June 1-8, 2024 Sol's Cliff House, Bar Harbor, Maine
Sol’s Cliff House is an extraordinary property on Mount Desert Island in Bar Harbor, Maine, overlooking Frenchman Bay and adjacent to Acadia National Park. Nestled into twelve private acres of pine and fir, yet walkable to downtown Bar Harbor, this Mount Desert Island estate delivers what we think is the most magnificent view on an island of incredible views.
The current owner's step-grandfather, New York lawyer-turned-novelist Arthur Train, commissioned the house to be built by Boston architect George Shepard in 1914, making it one of the last surviving “summer cottages” of Bar Harbor’s gilded-era golden age. It barely survived the great fire of 1947.
Large ground-floor rooms connect by double doors and a great front hall. The entire east side overlooking the bay is lined with double French doors opening onto a brick terrace, affording wonderful views east across Frenchman Bay and the Porcupine Islands to the mainland and south to Egg Rock light house and the Atlantic Ocean beyond.
Second- and third-floor bedrooms include ocean-facing or garden-facing rooms with king, queen, double or twin beds. All have windows that open. You'll share a unisex bathroom with one other retreat-goer. The old house does not have an elevator, so unfortunately the house is not fully accessible to those who can't walk the stairs.
To stay at Sol’s Cliff House is to step back in time to an era of long family summers, house parties, vigorous exercise, domestic culture, and a note of extravagance. Enjoy this special place where Acadia meets Frenchman Bay, and rejuvenate where the mountain and sea air mingle. There are palpable creative vibes in this place, leftover from novelist Arthur Train, whose novels line the shelves in Train's library.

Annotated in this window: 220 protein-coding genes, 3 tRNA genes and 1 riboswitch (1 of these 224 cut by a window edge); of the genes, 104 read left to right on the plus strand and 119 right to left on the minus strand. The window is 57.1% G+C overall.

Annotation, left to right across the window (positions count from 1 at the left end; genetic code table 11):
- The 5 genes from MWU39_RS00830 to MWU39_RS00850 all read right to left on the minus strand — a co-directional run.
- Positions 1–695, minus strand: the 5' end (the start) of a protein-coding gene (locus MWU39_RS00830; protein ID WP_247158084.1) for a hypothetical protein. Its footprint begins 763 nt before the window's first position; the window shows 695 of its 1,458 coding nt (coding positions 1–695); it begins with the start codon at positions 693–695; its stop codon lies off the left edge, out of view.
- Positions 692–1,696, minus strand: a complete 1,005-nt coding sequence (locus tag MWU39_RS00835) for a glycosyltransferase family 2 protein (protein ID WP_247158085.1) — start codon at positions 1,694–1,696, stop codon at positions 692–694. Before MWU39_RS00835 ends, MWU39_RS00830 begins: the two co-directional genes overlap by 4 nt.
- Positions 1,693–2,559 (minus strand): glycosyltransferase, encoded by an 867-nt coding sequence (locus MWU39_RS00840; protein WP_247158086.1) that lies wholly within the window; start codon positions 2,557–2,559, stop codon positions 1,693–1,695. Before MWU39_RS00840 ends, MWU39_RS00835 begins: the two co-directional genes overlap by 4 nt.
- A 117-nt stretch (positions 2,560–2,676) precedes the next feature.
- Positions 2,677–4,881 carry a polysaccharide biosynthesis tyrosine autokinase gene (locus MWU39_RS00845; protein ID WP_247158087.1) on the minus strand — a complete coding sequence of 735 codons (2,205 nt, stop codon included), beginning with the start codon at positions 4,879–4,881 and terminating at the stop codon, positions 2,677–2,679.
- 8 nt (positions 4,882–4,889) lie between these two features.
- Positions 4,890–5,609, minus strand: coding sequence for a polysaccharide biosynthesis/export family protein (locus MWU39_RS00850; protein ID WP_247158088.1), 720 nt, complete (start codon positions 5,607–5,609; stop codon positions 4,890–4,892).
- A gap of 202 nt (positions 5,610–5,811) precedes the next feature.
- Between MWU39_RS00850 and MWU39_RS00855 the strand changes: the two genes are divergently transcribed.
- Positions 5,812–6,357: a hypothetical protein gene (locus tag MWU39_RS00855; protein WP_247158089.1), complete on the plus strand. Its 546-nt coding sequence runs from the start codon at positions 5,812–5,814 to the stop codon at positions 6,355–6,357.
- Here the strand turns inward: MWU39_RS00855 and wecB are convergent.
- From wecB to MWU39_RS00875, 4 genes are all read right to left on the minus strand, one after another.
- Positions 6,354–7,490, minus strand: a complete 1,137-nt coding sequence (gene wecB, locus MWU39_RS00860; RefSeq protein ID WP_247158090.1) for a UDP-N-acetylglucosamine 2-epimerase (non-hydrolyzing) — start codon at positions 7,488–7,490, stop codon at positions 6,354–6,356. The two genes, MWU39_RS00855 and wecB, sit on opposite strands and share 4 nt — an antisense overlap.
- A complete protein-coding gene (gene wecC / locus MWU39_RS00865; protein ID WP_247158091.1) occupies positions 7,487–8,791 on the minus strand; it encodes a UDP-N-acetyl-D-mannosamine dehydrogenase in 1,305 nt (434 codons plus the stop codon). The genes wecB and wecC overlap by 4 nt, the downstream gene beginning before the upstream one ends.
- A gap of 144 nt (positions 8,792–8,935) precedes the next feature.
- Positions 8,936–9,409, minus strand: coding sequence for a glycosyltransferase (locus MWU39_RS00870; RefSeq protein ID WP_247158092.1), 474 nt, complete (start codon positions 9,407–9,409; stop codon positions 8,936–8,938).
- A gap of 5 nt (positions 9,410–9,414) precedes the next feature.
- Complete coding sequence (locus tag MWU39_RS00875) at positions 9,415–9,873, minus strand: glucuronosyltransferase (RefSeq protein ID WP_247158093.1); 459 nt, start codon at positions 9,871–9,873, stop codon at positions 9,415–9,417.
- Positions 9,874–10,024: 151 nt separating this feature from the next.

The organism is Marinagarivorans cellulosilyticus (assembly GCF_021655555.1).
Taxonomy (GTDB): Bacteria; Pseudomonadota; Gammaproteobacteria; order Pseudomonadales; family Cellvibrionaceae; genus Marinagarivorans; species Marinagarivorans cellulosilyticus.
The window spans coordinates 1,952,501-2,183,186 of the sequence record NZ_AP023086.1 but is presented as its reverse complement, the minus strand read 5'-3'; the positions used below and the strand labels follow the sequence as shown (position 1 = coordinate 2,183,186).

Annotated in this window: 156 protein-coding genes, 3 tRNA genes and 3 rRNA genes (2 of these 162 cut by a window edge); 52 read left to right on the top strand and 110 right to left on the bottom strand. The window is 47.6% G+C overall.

IMPORTANT NOTE: Because the house is so old, please do not expect hotel-like accommodations or service: bathrooms have clawfoot tubs and some have only hand-held showers; hot water can take some time to get to your bathroom, so patience is important; radiators can be temperamental, so warm clothes are important; the rooms with twin-beds are very small, so you might choose to work in the communal spaces (we have a "do not disturb" rule); you might find peeling paint and temperamental light fixtures; you won't get maid service (towels are yours for the whole week, or you can wash your own in the laundry room).
That said, the house has so much charm, and the private setting on the water is phenomenal (plus, we do have our own private chef), and most people understand and accept the quirks of the house. Again, though, this is not a hotel, so if you love plush hotels, please understand that the Sol's Cliff House might not be your cup of tea.
Give yourself the gift of time to finish your novel.